MP:  [laughs]  He was, like, in love with Russell Brand.  That was so great.  And, like, in "Knocked Up" with Kristen Wiig... so memorable.  Dude... that was... killer.  And she made the trailer.

M/C:  There's a generosity to this comedy.

MP:  Yeah.  I mean, I think the reason why is, um... obviously, Seth is a really funny guy, but he's also such a smart guy.  He knows that... or maybe it is just because he's an unselfish guy... if his movie is good, he's going to be good.  He's the star.  And the one thing I hear he does brilliantly, which I'm really thankful for, is that he's just as good at setting up as he is at selling jokes.  There's one scene I had with him, where he's like, "This is what I have."

[Pena pretends to affix a Polaroid to his forehead, like Ronnie does in the film.]

M/C:  [laughs]

MP:  He's literally giving me the floor.  "What should I do?"  It's all on me there.  Especially in Hollywood, with egos and anxiety and fears and stuff, he's like... he wants people to be funny.

M/C:  Last night, he told me that back when they were casting "Undeclared," he'd seen you...

MP:  He mentioned that last night?

M/C:  Yeah, we were talking, and he was, like, "We saw Michael for 'Undeclared,' and I loved him then, and when he went off and started doing drama, I kept watching it and thinking, 'But that dude's funny.'"

MP:  Dude, you know what?  I auditioned with him, and...

M/C:  You stuck in his head all these years.

MP:  And I remember him.  I auditioned actually for two projects with Judd Apatow and didn't get them.  And I was a little like, "What are we doing?"  Because I didn't know how to improv.  When was "Freaks and Geeks"?  Nine years ago?  Nine years ago, I was like, "Improv?"  I'd just started getting auditions, and hearing about it, and I was just getting into acting, right?  I was, like... you just, you get more comfortable as an entertainer, and now I'm like... now I can do it.  I remember him being so funny and so real.  I walked in and was like, "I'm sorry, guys, I grew this moustache and goatee and shaved my head for this part that I'm doing.  Just a little reinforcement of some social stereotypes.  Nothing to worry about.  I'm cool."  And they laughed and they're like, "Whos the hell is this guy?"  I tested for both shows, it didn't happen... and I... I went off to go do "Crash" and all those other things.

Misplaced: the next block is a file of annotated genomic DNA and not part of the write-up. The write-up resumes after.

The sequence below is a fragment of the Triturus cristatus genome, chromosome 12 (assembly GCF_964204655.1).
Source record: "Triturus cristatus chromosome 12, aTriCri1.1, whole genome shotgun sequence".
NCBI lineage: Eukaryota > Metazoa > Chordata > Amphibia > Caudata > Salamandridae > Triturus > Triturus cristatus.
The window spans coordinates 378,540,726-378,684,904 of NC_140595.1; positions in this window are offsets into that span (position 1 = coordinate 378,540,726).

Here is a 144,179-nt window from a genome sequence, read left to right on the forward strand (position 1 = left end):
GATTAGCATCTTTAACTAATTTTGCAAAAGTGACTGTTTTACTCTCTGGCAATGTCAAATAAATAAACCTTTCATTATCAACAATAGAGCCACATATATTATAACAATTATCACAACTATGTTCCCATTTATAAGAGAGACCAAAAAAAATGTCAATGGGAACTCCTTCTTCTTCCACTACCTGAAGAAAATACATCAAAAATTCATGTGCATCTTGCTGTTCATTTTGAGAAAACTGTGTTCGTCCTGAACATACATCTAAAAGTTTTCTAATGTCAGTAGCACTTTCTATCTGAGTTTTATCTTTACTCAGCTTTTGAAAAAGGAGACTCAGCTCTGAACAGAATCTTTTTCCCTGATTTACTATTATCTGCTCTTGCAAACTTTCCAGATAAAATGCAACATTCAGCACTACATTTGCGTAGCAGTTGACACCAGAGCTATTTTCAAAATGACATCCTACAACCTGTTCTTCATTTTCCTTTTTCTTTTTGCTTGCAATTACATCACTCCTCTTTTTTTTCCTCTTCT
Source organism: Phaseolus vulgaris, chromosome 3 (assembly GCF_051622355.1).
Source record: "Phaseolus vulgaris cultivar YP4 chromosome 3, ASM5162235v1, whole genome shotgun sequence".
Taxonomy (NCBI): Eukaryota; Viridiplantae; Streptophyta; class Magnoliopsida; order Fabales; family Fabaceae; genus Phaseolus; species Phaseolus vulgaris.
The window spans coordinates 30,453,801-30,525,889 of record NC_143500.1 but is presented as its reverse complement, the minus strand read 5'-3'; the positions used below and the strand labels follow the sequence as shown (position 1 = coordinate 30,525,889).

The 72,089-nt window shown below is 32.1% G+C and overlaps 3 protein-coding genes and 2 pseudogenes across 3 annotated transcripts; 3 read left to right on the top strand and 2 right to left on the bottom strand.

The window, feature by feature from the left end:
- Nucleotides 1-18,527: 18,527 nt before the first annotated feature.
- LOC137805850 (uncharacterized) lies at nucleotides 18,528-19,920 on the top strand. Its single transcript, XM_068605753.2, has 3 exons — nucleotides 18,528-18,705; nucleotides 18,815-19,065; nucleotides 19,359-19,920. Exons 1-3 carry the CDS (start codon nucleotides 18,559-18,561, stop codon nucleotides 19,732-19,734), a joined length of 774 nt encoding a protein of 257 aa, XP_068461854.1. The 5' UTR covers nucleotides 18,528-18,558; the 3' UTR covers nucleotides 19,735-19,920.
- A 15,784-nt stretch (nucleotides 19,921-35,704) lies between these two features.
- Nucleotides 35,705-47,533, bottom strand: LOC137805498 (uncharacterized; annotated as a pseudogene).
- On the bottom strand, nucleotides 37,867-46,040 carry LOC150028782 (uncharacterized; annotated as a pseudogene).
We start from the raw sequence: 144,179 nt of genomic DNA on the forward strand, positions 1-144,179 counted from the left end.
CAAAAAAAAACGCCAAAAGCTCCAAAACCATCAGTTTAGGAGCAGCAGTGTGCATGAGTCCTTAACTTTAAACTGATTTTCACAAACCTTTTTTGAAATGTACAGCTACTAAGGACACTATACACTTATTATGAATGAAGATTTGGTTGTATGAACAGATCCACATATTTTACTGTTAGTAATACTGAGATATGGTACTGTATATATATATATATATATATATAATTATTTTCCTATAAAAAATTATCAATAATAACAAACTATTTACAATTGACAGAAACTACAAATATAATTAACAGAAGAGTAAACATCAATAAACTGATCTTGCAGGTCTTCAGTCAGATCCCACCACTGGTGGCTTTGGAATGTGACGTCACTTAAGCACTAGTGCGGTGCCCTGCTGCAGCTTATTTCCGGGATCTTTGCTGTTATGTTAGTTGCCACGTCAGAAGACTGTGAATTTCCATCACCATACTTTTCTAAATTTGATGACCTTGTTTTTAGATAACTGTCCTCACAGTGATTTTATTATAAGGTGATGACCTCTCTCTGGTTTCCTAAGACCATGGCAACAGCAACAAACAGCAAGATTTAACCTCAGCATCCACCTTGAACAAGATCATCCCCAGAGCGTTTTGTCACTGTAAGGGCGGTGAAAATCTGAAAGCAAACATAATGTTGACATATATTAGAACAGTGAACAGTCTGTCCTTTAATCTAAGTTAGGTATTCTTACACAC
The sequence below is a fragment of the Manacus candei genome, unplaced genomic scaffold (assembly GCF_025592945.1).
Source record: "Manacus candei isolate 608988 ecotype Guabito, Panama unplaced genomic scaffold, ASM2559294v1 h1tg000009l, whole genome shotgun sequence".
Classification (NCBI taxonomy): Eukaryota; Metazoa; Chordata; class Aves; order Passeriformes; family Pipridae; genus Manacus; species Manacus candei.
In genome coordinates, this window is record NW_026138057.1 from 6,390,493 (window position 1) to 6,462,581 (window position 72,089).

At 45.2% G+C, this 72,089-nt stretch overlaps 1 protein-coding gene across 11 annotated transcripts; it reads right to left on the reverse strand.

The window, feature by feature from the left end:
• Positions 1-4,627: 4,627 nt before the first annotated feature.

M/C:  I just love that it came full-circle and that you're at this comfort level now where you really came ready to rock out with them.

MP:  Yeah, it's pretty cool, 'cause I always wanted to do comedy.  But, like... it's just awesome that they get my humor.  What they think is funny, I think is funny, and I've... I've never been good at, like, big acting or whatever.

M/C:  They love the intimate, and that's what I find really hilarious.  Small, private humiliations.

MP:  [laughs]  Yeah.

M/C:  I mean, "East Bound and Down" gives me social anxiety and panic attacks.  And that sort of comedy feels new.  You can trace the line from maybe John Cleese and "Fawlty Towers" to Ricky Gervais to...

MP:  Ricky Gervais, dude.

M/C:  And there's that evolution of the cringe.  That's just reality.  The best laughs in real life are involuntary, where someone does something and you can't help but react.

MP:  Yeah... that's true.  And these darker parts are such a great set-up.  It keeps the audience... like you make them think, "God, this is such a bummer," and then you hit them with something.  POW!  It puts you in this frame of mind where anything can happen.

M/C:  Was there anything you shot where you were sure no one would ever see that joke?  Something so dark...